From BiblePortal Wikipedia
Revision as of 08:38, 15 October 2021 by BiblePortalWiki (talk | contribs)
(diff) ← Older revision | Latest revision (diff) | Newer revision → (diff)

King James Dictionary [1]

Vermilion a. vermil'yon. L. vermiculus, vermes a name sometimes improperly given to the kermes. See Crimson.

1. The cochineal, a small insect found on a particular plant. Improper or obsolete. 2. Red sulphuret of mercury a bright, beautiful red color of two sorts, natural and artificial. The natural is found in silver mines, in the form of a ruddy sand, which is to be prepared by purification or washing, and then levigated with water on a stone. The factitious or common vermilion is made of artificial cinnabar, ground with white wine, and afterwards with the white of an egg. 3. Any beautiful red color. In blushing, the delicate cheek is covered with vermilion.

VERMILION, vermil'yon. To dye red to cover with a delicate red.

Webster's Dictionary [2]

(1): ( n.) A bright red pigment consisting of mercuric sulphide, obtained either from the mineral cinnabar or artificially. It has a fine red color, and is much used in coloring sealing wax, in printing, etc.

(2): ( n.) Hence, a red color like the pigment; a lively and brilliant red; as, cheeks of vermilion.

(3): ( v. t.) To color with vermilion, or as if with vermilion; to dye red; to cover with a delicate red.

American Tract Society Bible Dictionary [3]

A brilliant red color, resembling scarlet,  Jeremiah 22:14;  Ezekiel 23:14 . The vermilion now used is a sulphuret of mercury.

Hastings' Dictionary of the Bible [4]

VERMILION . See Colours, 4.

Cyclopedia of Biblical, Theological and Ecclesiastical Literature [5]

( שָׁשֵׁר [in pause שָׁשִׁר ] ,Shasher, accord. to Gesen. from its Versicolor, but Red accord. to F Ü rst, who compares the Sanscr. Har ) , prob. Red Ochre (Vulg. Sinopis, i.e. Rubrica Sinopensis, which was the best [Pliny, Hist. Nat. 35:5,13]; Sept. Μίλτος , which in Homer is i.q. Rubrica ) , or (according to the Heb. interp.) Cinnabar. This well-known metallic paint was first brought into use by the Phoenicians, who imported large quantities of it in the form of a reddish sand from their colonies in Northern Africa. Its bright-red color recommended vermilion to those who were engaged in decorating temples ( Jeremiah 22:14); hence, whenever it was mentioned in Scripture, it was usually associated with idolatry. Thus, Ezekiel, reproving the apostasy of his times, declares that Aholibah "added to her idolatries, for she saw men portrayed upon the wall, images of Chaldaeans portrayed with vermilion, girded with girdles upon their loins, exceeding in dyed attire upon their heads, after the manner of the Babylonians, even of Chaldnea" ( Ezekiel 23:14). He adds, "and she doted upon them as soon as she cast her eyes on them." These were, in fact, the representations of the Chaldaean idols, which many of the Jews were seduced into worshipping. The author of the apocryphal Book of Wisdom also alludes to this custom: "The carpenter taketh the very refuse of his timber, being a crooked piece of wood, and full of knots, and carving it diligently when he had nothing else to do, and fashioning it into the image of a man, or like some wild beast, laying it over with vermilion and with paint, coloring it red, and covering every spot therein" ( Wisdom of Solomon 13:14). The accuracy of the prophet is corroborated by the recently exhumed Assyrian monuments. M. Botta noticed several figures on the walls of Khorsabad yet retaining a portion of the vermilion (Bonomi, Nineveh, p. 206). There is in the British Museum, among the marbles sent from Nimrud by Mr. Layard, a large slab with a figure of the king standing, holding in his right hand a staff, and resting his left on the pommel of his sword, still having the soles of his sandals colored red. (See Color).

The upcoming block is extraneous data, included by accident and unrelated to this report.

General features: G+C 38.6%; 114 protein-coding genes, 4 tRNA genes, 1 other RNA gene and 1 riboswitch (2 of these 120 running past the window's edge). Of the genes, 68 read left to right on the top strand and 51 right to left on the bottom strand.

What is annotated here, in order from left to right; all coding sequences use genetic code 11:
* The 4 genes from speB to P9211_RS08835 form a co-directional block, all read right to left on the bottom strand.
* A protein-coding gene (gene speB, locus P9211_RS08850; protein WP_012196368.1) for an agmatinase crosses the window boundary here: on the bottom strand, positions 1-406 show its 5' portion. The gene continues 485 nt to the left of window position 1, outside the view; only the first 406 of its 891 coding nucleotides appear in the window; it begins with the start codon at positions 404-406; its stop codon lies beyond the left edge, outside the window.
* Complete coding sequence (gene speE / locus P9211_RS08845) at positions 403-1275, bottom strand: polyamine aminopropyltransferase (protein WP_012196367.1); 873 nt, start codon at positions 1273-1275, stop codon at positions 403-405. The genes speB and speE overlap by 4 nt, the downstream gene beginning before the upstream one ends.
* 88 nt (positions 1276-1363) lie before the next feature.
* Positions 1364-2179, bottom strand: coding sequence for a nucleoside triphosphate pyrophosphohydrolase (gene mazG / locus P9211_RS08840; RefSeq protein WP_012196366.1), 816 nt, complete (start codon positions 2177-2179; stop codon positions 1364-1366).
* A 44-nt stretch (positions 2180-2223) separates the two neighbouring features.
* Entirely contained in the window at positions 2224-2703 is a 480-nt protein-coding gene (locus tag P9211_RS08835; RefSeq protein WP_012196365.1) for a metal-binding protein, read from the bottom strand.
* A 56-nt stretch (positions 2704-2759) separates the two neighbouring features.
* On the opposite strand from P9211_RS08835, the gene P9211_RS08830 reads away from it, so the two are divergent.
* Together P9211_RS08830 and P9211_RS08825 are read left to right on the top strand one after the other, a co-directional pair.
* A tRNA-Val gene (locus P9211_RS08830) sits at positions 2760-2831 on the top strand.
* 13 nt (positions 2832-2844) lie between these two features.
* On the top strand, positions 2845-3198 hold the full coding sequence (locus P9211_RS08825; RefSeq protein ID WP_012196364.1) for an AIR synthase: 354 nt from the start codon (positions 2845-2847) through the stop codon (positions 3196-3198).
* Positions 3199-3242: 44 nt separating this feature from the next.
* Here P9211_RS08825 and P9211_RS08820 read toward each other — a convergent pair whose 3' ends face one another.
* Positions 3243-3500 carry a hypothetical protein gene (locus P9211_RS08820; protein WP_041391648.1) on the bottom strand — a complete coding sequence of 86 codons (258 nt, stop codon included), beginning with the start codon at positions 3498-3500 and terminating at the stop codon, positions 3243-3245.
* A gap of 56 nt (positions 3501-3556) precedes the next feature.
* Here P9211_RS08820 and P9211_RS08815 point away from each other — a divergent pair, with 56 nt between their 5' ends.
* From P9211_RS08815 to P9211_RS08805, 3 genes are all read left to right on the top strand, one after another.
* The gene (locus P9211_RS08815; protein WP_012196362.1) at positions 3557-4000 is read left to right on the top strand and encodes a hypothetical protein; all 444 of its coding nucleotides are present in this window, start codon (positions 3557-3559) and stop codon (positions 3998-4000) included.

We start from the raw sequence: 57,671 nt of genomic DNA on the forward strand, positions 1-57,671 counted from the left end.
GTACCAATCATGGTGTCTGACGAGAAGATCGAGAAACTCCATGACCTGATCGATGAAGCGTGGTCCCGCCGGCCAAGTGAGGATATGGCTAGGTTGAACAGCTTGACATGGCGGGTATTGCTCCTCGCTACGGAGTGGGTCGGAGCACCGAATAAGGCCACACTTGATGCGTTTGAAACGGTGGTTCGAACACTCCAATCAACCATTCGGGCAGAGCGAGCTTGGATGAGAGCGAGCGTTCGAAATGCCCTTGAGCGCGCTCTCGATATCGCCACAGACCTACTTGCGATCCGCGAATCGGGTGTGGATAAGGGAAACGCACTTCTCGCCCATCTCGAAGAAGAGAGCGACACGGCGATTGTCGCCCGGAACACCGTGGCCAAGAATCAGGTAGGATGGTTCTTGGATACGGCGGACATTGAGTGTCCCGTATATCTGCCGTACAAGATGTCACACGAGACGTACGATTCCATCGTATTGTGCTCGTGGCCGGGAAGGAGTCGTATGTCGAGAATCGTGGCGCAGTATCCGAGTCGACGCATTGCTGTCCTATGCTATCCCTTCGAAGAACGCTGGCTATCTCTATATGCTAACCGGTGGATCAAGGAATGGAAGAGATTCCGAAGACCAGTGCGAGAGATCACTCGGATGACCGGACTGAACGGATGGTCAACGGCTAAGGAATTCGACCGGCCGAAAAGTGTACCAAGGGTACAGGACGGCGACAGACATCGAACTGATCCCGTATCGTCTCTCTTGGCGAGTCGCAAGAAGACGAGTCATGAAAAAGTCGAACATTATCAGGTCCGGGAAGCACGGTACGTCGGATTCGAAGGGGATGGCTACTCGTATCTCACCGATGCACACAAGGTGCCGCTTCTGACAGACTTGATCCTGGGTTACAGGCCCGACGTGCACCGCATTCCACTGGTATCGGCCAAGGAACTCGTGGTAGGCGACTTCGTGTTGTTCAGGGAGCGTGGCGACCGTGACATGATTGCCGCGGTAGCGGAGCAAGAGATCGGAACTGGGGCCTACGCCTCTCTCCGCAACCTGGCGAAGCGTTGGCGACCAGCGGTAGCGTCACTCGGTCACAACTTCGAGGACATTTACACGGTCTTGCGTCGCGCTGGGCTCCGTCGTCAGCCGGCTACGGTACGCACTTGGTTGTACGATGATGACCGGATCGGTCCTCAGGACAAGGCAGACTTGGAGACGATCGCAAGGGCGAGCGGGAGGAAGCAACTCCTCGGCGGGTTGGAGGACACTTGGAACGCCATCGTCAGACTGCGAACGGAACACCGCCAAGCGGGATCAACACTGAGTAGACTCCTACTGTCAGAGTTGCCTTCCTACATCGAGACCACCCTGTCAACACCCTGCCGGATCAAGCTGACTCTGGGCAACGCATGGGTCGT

Kitto's Popular Cyclopedia of Biblial Literature [6]